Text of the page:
The Constitution has made the following provisions to safeguard and ensure the independent and impartial functioning of the Supreme Court-

Provisions
•   Mode of appointment – Judges of the SC are appointed by the President in consultation with the members of the judiciary (SC and HC)
•   Security of tenure – Removed from office by the President only in the manner and on the grounds mentioned in the Constitution. “Doctrine of pleasure” of president not applicable.
•   Fixed service conditions – Cannot be changed to their disadvantage after their appointment except during a financial emergency (Art.360)
•   Expenses charged on the consolidated fund- Salaries, allowances and pensions of the judges and staff, administrative expenses of the SC. Non-votable by the Parliament (can only be discussed).
•   Conduct of judges cannot be discussed – Prohibition of any discussion in Parliament or in a State Legislature with respect to the conduct of the judges of the SC in the discharge of their duties, except when an impeachment motion is under consideration.
•   Ban on practice after retirement – Retired judges of the SC are prohibited from pleading or acting in any Court or before any authority within the territory of India.
•   Power to punish for its contempt – Thus actions and decisions of SC cannot be criticised and opposed by any body.
•   Freedom to appoint its staff – CJI can appoint officers and servants of the SC and also prescribe their conditions of service.
•   Jurisdiction cannot be curtailed – Parliament can extend the Jurisdiction of SC but not authorised to curtail the jurisdiction and powers of the SC.
•   Separation from Executive – constitution envisaged that executive authorities should not possess the judicial powers. (Art.50- separation of judiciary from executive)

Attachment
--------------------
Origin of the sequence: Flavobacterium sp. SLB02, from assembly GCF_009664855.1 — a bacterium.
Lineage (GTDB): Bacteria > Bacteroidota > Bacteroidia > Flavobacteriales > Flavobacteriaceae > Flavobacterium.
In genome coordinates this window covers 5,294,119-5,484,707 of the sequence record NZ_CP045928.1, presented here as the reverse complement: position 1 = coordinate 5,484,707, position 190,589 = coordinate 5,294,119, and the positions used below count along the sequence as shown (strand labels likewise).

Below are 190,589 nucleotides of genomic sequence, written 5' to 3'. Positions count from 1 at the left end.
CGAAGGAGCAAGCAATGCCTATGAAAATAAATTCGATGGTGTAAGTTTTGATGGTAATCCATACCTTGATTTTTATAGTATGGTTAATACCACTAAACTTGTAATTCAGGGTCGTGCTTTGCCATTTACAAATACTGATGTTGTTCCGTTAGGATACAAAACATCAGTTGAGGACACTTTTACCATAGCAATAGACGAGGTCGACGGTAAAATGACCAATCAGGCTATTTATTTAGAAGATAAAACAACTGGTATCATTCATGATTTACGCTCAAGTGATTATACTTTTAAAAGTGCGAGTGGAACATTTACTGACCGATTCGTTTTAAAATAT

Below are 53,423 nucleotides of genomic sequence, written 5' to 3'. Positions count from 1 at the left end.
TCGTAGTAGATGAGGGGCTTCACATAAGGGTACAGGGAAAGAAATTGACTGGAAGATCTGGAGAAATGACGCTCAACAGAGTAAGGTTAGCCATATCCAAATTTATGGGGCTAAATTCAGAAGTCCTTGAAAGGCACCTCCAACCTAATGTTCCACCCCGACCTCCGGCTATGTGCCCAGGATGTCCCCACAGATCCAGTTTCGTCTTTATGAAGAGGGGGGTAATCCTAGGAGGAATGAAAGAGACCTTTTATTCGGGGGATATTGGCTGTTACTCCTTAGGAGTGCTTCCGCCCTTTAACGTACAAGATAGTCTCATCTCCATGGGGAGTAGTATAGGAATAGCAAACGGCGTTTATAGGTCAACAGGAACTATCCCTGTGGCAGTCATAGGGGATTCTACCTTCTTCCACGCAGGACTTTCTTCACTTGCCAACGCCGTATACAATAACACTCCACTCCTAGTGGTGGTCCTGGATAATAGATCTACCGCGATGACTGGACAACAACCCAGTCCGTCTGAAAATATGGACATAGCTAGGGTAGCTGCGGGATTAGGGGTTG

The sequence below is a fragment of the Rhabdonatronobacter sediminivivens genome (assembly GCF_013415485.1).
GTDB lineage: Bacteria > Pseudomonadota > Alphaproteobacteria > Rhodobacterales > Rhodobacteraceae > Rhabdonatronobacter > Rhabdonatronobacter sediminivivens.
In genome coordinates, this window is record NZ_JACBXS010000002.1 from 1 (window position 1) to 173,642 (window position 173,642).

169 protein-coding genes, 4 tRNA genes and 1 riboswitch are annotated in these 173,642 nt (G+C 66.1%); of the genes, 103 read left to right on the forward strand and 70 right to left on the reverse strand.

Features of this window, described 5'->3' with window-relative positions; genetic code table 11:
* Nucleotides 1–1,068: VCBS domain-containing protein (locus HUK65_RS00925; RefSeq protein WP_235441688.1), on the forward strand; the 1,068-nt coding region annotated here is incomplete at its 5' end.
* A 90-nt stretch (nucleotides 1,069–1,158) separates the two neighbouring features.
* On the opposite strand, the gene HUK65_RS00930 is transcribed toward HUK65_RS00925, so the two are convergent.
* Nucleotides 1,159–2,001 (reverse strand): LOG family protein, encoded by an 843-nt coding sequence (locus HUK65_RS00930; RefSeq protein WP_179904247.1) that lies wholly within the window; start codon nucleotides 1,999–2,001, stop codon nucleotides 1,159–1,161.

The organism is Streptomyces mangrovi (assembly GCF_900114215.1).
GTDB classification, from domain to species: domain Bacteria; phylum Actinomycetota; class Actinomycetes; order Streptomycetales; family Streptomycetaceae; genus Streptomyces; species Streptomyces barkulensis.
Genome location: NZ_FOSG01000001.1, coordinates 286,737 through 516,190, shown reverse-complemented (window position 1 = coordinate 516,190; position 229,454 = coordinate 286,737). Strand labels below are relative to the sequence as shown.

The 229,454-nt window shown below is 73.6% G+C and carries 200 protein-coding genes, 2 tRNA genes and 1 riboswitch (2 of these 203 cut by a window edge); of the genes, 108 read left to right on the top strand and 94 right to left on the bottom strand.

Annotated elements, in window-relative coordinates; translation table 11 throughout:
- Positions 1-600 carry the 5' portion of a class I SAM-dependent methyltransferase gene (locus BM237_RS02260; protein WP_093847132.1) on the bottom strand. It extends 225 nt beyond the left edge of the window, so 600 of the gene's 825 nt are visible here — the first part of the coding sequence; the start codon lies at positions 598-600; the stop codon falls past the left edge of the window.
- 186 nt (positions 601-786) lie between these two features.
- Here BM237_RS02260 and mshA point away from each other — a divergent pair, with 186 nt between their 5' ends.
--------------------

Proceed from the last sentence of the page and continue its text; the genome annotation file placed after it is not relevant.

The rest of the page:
JURISDICTION OF SUPREME COURT
ORIGINAL JURISDICTION
  • As a Federal court, the SC decides disputes between different units of the Indian Federation on-
    • Any dispute between the Centre and one or more states; or
    • Centre and any state or states on one side and one or more states on the other; or
    • Between two or more states.
  • In the above federal disputes, the Supreme Court has exclusive (Only SC can adjudicate, not any other court) and original (power to hear in first instance, not by the way of appeal)
  • Original jurisdiction of the SC does not extendto
    • Dispute arising out of any pre-constitution treaty, agreement, covenant, engagement, sanad or other similar instrument.
    • A dispute arising out of any treaty, agreement which specifically provides that the said jurisdiction does not extent to such a dispute-
      • Inter-state water disputes.
      • Matters referred to the Finance Commission.
      • Adjustment of certain expenses and pensions between the Centre and the states.
      • Ordinary dispute of Commercial nature between the Centre and the states.
      • Recovery of damages by a state against the Centre.

 

WRIT JURISDICTION
  • SC is empowered to issue writs- habeas corpus, mandamus, prohibition, quo-warranto and certiorari for the enforcement of the FR of an aggrieved citizen.
  • SC has original and concurrent jurisdiction in this regard.

NOTE –

  • Not exclusive because HC are also empowered to issue writs for the enforcement of the FR under 226.
  • SC can issue writs only for the enforcement of the FR and not for other purposes. HC can issue writs for the enforcement of the FR and for other purposes. This makes writ jurisdiction of the HC is wider than that of the SC.

 

APPELLATE JURISDICTION
  • The SC is a court of appeal and hears appeals against the judgements of the lower courts.
    • Appeals in constitutional matters – If the HC certifies that the case involves a substantial question of law that requires the interpretation of the Constitution.
    • Appeals in civil matters – Case involves a substantial question of law or needs to be decided by the SC.
    • Appeals in criminal matters – If HC has- on appeal reversed an order of acquittal of an accused person and sentenced him to death or has taken before itself any case from any subordinate court and convicted the accused person and sentenced him to death or certifies that the case is a fit one for appeal to the SC.
    • Appeals by special leave (Art.136)Discretionary power of SC and authorised to grant special leave appeal from any judgement in any matter passed by any court or tribunal in the country (except military tribunal and court martial). This provision contains-
      • Discretionary power, cannot be claimed as a matter of right.
      • Granted in any judgement whether final or interlocutory.
      • It may be related to any matter – constitutional, civil, criminal, income-tax, labour, revenue, advocates, etc.
      • It can be granted against any court or tribunal (except a military court).

 

ADVISORY JURISDICTION